The patrol’s main purpose, Merrell said, is for guards to examine the area for unusual activity in the evening hours, driving through the neighborhood using marked patrol vehicles and making stops at Greenbrook Adventure Park and Greenbrook Park.

“The services we have are fine,” Vice Chair Keith Davey said.

James Rogoze, board chair for CDD6, which manages the common areas of Country Club, said the board wanted to follow the advice from the IDA to switch to a new provider, to be sure it could offer the best quality of service.

He said that Code Black Security provides the district with boards showing the locations to which security are currently attending. He said guards are currently making the rounds of Greenbrook at least three times per night.

Merrell said there have been concerns with whether guards are visiting all checkpoints, as with the ownership change, there was a change in the guard software that produces the reports; reports used to be generated digitally, but now are handwritten.

Merrell said although economic issues such as staffing shortages are currently affecting the districts, he does not believe these are primarily responsible for impacts to the quality of guard services.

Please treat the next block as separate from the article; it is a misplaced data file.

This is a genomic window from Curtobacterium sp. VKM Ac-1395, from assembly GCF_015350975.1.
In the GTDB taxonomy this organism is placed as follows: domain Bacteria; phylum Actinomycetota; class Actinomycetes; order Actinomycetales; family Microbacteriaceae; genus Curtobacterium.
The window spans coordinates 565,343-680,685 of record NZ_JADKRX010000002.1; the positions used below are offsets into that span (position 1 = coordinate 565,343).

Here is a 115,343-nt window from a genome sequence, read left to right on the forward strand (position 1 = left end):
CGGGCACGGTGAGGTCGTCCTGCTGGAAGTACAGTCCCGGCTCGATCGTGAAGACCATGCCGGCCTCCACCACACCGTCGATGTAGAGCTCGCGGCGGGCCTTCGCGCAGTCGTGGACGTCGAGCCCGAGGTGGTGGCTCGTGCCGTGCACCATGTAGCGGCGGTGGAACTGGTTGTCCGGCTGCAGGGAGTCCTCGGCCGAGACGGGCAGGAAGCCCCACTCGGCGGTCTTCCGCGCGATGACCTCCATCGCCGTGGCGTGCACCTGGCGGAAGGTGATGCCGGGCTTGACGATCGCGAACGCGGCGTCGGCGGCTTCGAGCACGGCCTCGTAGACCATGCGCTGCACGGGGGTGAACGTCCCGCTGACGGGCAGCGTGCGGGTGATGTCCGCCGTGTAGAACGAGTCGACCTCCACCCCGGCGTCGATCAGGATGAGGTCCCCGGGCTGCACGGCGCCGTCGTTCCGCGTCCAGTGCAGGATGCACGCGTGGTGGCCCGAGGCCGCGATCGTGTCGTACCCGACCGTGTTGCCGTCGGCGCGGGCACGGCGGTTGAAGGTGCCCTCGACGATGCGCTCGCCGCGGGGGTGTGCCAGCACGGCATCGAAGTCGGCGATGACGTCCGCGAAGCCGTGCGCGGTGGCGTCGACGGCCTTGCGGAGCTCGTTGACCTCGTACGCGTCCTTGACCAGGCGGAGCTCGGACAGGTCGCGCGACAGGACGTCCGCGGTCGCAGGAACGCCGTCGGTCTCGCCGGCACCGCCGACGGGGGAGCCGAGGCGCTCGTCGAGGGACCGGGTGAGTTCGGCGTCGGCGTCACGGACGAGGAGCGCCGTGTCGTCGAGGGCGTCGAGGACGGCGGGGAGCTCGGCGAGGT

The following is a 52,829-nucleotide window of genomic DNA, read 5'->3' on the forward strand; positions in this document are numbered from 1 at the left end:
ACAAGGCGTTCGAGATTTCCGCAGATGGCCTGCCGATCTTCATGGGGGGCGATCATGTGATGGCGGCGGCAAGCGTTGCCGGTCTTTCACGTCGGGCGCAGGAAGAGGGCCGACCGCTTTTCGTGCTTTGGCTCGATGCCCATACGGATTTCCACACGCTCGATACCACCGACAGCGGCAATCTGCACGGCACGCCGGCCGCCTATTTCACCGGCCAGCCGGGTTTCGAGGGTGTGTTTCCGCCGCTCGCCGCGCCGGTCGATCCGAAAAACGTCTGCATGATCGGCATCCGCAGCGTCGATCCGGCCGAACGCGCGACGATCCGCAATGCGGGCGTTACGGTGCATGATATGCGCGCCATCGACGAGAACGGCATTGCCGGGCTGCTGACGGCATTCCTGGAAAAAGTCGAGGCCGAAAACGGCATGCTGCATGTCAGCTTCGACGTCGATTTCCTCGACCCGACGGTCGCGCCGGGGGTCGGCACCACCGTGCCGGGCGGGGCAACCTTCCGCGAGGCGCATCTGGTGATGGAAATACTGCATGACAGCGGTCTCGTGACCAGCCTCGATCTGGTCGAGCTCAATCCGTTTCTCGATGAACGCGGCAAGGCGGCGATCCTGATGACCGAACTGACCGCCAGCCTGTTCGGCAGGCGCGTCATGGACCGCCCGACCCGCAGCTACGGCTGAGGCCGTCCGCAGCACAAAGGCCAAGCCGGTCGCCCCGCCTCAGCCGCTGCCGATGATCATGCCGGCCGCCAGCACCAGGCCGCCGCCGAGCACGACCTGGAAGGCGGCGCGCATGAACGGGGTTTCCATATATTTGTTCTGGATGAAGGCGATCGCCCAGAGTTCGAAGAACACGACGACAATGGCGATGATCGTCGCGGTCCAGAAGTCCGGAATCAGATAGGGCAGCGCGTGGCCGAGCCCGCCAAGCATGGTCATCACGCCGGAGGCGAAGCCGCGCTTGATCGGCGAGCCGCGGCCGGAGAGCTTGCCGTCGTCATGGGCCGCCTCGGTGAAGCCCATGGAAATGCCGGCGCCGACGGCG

He said to his knowledge, the company uses mainly the same staff that were present in Code Black Security and did not seem to be affected in the realm of personnel.

The new contracts are anticipated to raise the price of security, but Merrell said he hoped they would provide a price where guard pay rates are more in line with the level of service expected.

“We want the best deal we can get of course, but, that said, we understand, you get what you pay for,” Merrell said.

He also said the fact that the prior contract was created multiple years ago would inevitably make a newer contract more expensive.

The proposal process in this case will be expedited, Merrell said. Typically, the IDA goes through a Request for Proposal process, which requires time for quotes to be acquired before they can be presented to the board for approval.

However, this time, the IDA is looking at contracts that have already been vetted for approval by other state, county, or governmental municipalities.